One hundred and fifty years ago, on 17 November 1873, Budapest was created by the merger of Pest, Buda and Óbuda. The free royal capitals of Buda and Pest, as well as the field town of Old Buda and Margaret Island, the latter having been carved out of Pest County, shall be united into one jurisdiction under the name of Buda-Pest Capital.
The process, which lasted for a year, came to an end with the Assembly of Honor on 17 November 1873, when the Metropolitan Council began its work – in commemoration of which, by decision of the Budapest City Assembly of 21 March 1991, 17 November is the capital’s public holiday.
The unification of Pest and Buda was first suggested by István Széchenyi in the 1830s, who also proposed the name Budapest. After the War of Independence, the siege of Pest was lifted in 1854 and the city soon became an economic, commercial and intellectual center, with the government offices in Buda, which gave the right bank of the city its weight.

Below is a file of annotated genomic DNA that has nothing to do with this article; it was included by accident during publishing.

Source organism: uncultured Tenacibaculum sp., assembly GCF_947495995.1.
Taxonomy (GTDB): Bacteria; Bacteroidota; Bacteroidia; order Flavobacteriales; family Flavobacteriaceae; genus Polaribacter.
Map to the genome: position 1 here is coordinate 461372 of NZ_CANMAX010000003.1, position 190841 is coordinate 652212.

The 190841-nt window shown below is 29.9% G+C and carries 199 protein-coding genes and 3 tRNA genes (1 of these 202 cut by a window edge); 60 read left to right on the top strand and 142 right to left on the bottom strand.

The first mayor was Károly Kamermayer. Even before unification, the Andrássy government had drawn up plans for the creation of a modern metropolis, the redevelopment of the Danube riverbank, the construction of bridges, roads, ports and public warehouses. To this end, a State Treasury was set up with a 24 million forint loan from the state, and as early as 1870 the Budapest Public Works Council was established.
At the time of the unification, Buda had 54,000 inhabitants, Pest 200,000 and Old Buda 16,000, and by 1890 this number had exceeded half a million, and while in 1870 Pest-Buda was still the 17th largest European city, in 1900 Budapest was already the eighth.
The capital will celebrate the 150th anniversary of the unification of Pest, Buda and Óbuda with a spectacular program of events from 17-19 November.
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